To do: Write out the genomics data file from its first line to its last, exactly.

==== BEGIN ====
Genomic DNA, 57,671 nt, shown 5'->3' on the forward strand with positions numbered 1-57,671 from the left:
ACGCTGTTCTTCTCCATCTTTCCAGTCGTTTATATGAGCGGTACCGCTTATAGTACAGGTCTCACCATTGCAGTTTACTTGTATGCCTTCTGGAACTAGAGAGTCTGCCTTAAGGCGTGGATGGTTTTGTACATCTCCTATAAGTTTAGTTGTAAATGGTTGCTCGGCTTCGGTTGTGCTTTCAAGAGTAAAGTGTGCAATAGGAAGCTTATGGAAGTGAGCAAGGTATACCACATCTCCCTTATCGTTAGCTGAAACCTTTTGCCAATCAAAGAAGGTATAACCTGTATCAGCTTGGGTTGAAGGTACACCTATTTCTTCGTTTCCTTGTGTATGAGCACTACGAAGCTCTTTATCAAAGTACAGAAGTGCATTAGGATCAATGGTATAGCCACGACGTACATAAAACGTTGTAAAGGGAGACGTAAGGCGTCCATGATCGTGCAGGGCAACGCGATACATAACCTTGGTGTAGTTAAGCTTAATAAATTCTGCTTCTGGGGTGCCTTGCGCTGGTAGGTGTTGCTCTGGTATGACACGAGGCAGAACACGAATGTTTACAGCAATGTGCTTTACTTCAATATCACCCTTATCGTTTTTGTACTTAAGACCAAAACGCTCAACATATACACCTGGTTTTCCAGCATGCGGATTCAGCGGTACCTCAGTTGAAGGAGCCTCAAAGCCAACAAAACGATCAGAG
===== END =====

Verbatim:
Genomic DNA, 57,671 nt, shown 5'->3' on the forward strand with positions numbered 1-57,671 from the left:
ACGCTGTTCTTCTCCATCTTTCCAGTCGTTTATATGAGCGGTACCGCTTATAGTACAGGTCTCACCATTGCAGTTTACTTGTATGCCTTCTGGAACTAGAGAGTCTGCCTTAAGGCGTGGATGGTTTTGTACATCTCCTATAAGTTTAGTTGTAAATGGTTGCTCGGCTTCGGTTGTGCTTTCAAGAGTAAAGTGTGCAATAGGAAGCTTATGGAAGTGAGCAAGGTATACCACATCTCCCTTATCGTTAGCTGAAACCTTTTGCCAATCAAAGAAGGTATAACCTGTATCAGCTTGGGTTGAAGGTACACCTATTTCTTCGTTTCCTTGTGTATGAGCACTACGAAGCTCTTTATCAAAGTACAGAAGTGCATTAGGATCAATGGTATAGCCACGACGTACATAAAACGTTGTAAAGGGAGACGTAAGGCGTCCATGATCGTGCAGGGCAACGCGATACATAACCTTGGTGTAGTTAAGCTTAATAAATTCTGCTTCTGGGGTGCCTTGCGCTGGTAGGTGTTGCTCTGGTATGACACGAGGCAGAACACGAATGTTTACAGCAATGTGCTTTACTTCAATATCACCCTTATCGTTTTTGTACTTAAGACCAAAACGCTCAACATATACACCTGGTTTTCCAGCATGCGGATTCAGCGGTACCTCAGTTGAAGGAGCCTCAAAGCCAACAAAACGATCAGAG